This blog post is the 27th in a series of posts highlighting the various specialties and subspecialties offered by the recently launched Officer Specialty Management System. Stay tuned as we share key information about each specialty/subspecialty in the coming weeks!
What is OSMS?
The Officer Specialty Management System, OSMS, was launched in June 2013; it is the Coast Guard’s official talent management system as related to officer specialties. In essence, the purpose of the system is to capture the supply and demand for all officer specialties which is accomplished by assignment of Officer Specialty Codes, OSC, to all billets and, as earned, to officers.
OSMS enables numerous workforce management decisions, while simultaneously serving as a career planning tool for junior officers. OSMS ensures your specialty expertise value is captured and known to the organization. The Officer Evaluations Branch, PSC-OPM-3, manages the overall program, while specialty managers within each program set specialty requirements.
What’s in it for me?
OSMS improves career planning by clarifying what is necessary to achieve specialty designation; for some specialties that includes mastery of craft progression through apprentice, journeyman and master levels, and/or specific currency requirements.
Don’t miss out on an assignment opportunity – whether it is a special detail, contingency operations or your dream job. Ensure your talents are captured and visible within Direct Access/CGBI. Currently, assignment officers use OSCs to assist them in the assignment process. OSCs are not, and are not intended to be, the sole determinant for assignment.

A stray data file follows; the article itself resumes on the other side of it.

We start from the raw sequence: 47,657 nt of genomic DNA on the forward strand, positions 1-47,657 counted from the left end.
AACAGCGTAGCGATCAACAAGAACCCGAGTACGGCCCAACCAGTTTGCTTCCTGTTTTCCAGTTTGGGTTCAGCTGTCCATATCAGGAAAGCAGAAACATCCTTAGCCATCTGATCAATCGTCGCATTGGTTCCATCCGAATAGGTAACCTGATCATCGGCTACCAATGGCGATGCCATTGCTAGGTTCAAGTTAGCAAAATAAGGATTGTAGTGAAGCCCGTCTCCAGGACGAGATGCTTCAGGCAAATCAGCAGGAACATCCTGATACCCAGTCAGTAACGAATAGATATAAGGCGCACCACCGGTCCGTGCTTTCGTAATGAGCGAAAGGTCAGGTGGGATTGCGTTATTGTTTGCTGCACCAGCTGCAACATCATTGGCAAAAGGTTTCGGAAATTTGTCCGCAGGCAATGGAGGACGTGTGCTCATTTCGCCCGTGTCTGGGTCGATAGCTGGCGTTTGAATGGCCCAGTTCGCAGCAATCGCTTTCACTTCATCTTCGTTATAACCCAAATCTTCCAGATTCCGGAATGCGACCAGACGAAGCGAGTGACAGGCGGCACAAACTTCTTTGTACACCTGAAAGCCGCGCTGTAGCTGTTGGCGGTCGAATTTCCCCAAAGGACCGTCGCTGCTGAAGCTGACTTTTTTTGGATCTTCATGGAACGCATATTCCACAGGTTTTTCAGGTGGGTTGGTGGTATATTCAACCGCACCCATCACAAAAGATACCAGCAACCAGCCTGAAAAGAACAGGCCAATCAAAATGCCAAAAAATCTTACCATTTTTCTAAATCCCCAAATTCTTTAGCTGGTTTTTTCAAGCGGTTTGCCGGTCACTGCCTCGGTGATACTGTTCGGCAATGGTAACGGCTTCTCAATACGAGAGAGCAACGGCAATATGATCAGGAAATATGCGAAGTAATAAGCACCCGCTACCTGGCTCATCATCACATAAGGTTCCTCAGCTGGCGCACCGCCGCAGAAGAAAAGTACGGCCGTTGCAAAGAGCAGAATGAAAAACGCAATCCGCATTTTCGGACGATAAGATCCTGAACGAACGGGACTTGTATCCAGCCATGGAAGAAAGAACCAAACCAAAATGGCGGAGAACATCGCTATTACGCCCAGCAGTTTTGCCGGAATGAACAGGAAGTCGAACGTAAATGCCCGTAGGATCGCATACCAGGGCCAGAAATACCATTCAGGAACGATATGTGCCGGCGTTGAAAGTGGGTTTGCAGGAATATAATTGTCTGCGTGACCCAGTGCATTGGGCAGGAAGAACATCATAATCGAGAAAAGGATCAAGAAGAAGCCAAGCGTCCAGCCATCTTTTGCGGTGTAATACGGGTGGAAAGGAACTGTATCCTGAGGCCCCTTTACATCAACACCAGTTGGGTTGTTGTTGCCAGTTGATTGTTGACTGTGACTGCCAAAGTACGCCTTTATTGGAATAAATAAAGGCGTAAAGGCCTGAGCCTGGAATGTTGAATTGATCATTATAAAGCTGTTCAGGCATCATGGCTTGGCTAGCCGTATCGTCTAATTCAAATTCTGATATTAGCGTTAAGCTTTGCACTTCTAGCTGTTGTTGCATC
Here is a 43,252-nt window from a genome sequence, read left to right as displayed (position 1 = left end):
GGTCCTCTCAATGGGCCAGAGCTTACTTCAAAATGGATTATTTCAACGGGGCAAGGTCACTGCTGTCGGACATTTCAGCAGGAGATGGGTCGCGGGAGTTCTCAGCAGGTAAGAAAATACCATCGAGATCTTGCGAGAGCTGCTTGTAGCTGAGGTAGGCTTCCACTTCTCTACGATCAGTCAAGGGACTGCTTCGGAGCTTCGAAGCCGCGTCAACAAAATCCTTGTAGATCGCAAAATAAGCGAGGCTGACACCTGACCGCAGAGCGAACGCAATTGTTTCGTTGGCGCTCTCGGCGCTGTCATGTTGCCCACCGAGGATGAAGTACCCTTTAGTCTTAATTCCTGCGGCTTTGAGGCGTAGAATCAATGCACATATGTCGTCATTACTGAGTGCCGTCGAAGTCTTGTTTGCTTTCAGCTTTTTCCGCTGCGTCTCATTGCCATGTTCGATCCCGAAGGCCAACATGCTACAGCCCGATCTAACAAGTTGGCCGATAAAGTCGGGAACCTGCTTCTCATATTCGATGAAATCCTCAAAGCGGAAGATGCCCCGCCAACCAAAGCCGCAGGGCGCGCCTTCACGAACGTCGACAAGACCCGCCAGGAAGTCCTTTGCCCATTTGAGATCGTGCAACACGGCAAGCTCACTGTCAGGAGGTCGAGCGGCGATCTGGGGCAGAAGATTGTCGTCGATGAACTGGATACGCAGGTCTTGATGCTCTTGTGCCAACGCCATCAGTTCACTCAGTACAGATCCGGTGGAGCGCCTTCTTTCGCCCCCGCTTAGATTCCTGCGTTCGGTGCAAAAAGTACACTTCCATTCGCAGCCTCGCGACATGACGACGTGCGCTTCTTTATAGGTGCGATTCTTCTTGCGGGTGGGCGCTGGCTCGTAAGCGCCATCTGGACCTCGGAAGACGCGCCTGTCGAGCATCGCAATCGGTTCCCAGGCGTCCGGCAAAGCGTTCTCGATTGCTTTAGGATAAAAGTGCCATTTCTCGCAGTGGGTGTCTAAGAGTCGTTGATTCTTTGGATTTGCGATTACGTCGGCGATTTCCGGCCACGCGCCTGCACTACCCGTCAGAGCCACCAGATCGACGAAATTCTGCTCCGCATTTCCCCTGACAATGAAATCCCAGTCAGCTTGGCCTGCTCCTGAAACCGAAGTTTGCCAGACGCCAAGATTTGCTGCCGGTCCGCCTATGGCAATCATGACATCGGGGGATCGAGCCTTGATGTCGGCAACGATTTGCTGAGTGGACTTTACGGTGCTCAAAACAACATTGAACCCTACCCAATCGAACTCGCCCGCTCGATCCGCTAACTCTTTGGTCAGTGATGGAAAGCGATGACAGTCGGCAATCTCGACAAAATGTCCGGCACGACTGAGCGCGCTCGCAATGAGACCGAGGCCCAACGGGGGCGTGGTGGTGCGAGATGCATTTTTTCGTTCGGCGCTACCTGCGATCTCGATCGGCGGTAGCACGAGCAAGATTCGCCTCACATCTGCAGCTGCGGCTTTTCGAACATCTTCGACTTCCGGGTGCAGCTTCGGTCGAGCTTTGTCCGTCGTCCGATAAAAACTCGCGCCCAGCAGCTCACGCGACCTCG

The Coast Guard has authority in law to promote with regard to officer specialty – sometimes referred to as ‘Enhanced Status Quo’, ESQ. The vision of promotion with regard to specialty is to maintain the tenets of a best-qualified promotion system while, to a small degree, influencing that system to better meet service needs.
While the Coast Guard is authorized to promote with regard to specialty, system policy and process are still under development. Future promotion by specialty will likely be directed via the annual Officer Corps Management Plan. It is an important distinction to note OSMS is not ESQ; and ESQ is not OSMS. OSMS is a tool that will inform promotion with regard to specialty… just as it informs other workforce and personnel management decisions.
Bottom line: officer corps specialty needs are identified through OSMS so it is important for all OSCs, both for officers and billets, to be as accurate as possible. Currently, boards and panels can view your assigned OSCs on your employee summary sheet.
OSCs will display on your separation and discharge documents. While it is important for this form to be as accurate as possible, documentation of this information could potentially affect your next job!
As a leader
Take care of your people to best execute the mission. OSMS helps get the right officers in the right jobs at the right time to positively impact mission execution. Knowing the specialty requirements can help get your officers the skills and resources they need to be recognized as a specialist. This information can also help you counsel junior officers as to potential career paths. Leaders should also be ensuring unit officer billets have the proper OSCs assigned so the “demand” signal is accurate.
What do I need to do?
• Visit the PSC-OPM-3 OSMS website and become more familiar with OSMS.
• Review the plain language listing of all Officer Specialty Codes.
• Target possible specialties in which you are interested, or for which you may qualify, and take a look at the more specific Officer Specialty Requirements.
These forms detail the competencies, training, education, licenses, and/or experience needed to qualify to become a specialist in a given field. If you qualify – apply for the specialty!
• Use form CGHQ-5319A, route for signature to your CO or their designated representative, and submit to PSC-OPM-3. Ensure your CGBI employee summary sheet accurately portrays all officer specialty requirement criteria.
If you still have questions please contact Brandon Chittum, OSMS Program Manager.